I leave with more questions than I entered. Like, what is swagger, and how do I get it? How do I know if I will bald? If I am bald, will love ever find me?

    But on a more serious note, excellent post. Do the articles you’ve read jibe with your experience?

    I think its fascinating as well, which you can write in another topic, about gender expectations and stereotypes. I have a female friend who went bald once, and frankly she rocked it well. It’d be interesting to explore the divide and the gender politics of men going bald and their perceived decline in masculinity versus what occurs when a female goes bald and people pride her for her feminineness and her seizing independence.

    But overall, excellent work.

  3. 3 Saquoia said at 7:29 pm on March 9th, 2011:

    First, the main picture for this post already tells what the post is about. Great picture choice.

    This post took a look at Tatiana Boncompagni’s depressing article about bald men and flipped it. This was a well-written rebuttal. It would be great for Tatiana Boncompagni to read your blog post.

    The picture link to the magazine cover was hilarious! If you are bald and have swagger, you can run the world, right?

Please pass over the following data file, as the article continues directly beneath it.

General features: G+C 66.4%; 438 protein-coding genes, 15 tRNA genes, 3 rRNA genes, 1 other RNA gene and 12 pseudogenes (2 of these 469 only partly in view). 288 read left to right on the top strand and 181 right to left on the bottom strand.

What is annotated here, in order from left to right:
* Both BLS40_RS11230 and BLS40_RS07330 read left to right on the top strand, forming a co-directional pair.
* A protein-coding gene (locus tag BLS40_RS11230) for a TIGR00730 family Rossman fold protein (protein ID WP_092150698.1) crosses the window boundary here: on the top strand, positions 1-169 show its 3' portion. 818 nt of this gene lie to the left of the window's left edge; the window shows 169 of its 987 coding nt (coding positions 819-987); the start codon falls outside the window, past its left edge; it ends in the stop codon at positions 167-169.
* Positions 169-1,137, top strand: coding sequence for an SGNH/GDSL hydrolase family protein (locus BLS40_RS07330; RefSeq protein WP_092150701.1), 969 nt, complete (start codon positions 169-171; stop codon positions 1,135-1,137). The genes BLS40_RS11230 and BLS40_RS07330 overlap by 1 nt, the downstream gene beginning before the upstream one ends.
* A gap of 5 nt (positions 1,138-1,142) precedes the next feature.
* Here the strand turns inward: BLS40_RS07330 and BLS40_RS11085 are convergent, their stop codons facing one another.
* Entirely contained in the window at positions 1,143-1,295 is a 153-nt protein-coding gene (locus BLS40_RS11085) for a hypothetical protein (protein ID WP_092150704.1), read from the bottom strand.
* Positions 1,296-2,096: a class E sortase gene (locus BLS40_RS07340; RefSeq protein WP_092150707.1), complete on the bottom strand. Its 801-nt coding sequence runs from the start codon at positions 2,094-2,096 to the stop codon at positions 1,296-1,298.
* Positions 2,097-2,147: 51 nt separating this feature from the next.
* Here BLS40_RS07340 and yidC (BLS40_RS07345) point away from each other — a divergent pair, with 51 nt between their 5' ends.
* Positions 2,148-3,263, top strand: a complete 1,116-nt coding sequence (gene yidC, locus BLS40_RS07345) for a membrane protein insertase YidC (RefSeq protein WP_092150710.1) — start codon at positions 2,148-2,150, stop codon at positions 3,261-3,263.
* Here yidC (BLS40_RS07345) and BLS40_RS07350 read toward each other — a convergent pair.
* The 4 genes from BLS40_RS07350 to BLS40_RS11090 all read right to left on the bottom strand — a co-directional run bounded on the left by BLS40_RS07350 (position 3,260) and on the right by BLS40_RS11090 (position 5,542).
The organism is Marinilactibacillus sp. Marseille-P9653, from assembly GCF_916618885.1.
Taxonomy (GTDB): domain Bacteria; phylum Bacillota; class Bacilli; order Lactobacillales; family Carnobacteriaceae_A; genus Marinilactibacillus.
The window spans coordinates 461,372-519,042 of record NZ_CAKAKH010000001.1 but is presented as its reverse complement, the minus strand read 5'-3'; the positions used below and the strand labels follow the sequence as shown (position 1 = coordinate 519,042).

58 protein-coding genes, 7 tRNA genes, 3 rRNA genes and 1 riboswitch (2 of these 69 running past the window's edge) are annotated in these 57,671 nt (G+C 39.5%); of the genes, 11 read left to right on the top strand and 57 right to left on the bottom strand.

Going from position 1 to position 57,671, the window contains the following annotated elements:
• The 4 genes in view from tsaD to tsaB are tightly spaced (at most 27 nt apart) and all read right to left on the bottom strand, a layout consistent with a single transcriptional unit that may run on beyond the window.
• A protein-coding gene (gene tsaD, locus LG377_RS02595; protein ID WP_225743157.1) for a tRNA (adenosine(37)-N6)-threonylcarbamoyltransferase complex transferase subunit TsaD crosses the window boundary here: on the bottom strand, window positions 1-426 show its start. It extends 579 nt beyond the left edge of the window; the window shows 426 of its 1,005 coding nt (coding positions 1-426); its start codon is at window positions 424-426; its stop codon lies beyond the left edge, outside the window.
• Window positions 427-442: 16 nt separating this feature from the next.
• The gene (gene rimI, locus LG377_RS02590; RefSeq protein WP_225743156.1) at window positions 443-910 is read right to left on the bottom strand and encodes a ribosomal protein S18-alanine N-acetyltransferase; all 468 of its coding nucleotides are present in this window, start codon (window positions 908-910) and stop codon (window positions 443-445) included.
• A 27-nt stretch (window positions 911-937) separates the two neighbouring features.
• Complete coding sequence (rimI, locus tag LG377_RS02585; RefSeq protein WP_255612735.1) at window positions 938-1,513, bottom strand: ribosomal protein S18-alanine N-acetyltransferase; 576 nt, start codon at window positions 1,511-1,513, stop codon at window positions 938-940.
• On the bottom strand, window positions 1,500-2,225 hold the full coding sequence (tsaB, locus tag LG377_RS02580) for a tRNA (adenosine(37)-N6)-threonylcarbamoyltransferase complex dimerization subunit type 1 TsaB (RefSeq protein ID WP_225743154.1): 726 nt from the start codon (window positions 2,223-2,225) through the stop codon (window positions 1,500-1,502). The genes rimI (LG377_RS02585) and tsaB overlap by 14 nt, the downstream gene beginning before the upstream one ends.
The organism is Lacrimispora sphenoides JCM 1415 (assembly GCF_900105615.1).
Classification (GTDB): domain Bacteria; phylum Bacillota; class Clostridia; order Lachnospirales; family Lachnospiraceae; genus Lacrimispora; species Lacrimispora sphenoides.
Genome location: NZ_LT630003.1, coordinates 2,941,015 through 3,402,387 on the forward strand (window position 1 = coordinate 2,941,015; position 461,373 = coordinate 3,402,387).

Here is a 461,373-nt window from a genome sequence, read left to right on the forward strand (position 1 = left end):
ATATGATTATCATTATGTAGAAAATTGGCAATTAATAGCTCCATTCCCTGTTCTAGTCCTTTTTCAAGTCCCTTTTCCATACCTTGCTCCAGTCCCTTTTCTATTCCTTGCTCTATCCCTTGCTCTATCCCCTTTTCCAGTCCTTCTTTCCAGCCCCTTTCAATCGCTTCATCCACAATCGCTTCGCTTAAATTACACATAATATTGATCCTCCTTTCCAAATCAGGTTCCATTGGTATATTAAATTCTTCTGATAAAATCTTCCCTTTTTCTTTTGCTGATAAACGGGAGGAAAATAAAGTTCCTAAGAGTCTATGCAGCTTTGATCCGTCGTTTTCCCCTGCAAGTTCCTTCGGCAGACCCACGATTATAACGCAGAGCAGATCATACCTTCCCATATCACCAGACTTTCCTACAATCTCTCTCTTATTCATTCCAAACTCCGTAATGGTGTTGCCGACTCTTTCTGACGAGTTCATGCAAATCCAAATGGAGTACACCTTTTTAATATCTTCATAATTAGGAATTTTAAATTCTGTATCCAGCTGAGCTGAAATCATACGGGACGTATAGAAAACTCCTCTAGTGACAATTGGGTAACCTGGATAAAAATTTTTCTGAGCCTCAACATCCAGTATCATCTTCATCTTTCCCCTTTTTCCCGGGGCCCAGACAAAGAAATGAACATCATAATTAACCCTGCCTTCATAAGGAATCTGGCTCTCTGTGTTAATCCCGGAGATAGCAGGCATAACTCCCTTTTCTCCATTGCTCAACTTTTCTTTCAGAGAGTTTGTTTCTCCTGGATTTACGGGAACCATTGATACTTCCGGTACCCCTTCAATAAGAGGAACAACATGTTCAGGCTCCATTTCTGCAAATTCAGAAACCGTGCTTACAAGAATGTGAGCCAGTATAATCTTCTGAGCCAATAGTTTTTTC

This quote, “Full pockets? Sure, but how full is his scalp?” was also great.

    By the way, what plug-in did you use for your quotes? The gray bar draws attention to the quotes.

  4. 4 Veronica Garabelli said at 2:05 am on March 10th, 2011:

    Doug, this was very funny. I’m glad you are able to have a sense of humor about this topic. It also looks like you really thought out your picture, and it goes with the sarcastic nature of your article. I enjoyed how you included two points of views about how women view bald men. That shows that even in this light-hearted blog entry you chose to try to represent what different women may think. Also think it’s great how you brought it all together, with the quote in the end about marriage.

    I do disagree with Bon­com­pagni. I doubt Prince Williams has a hard time finding women. He is a prince after all.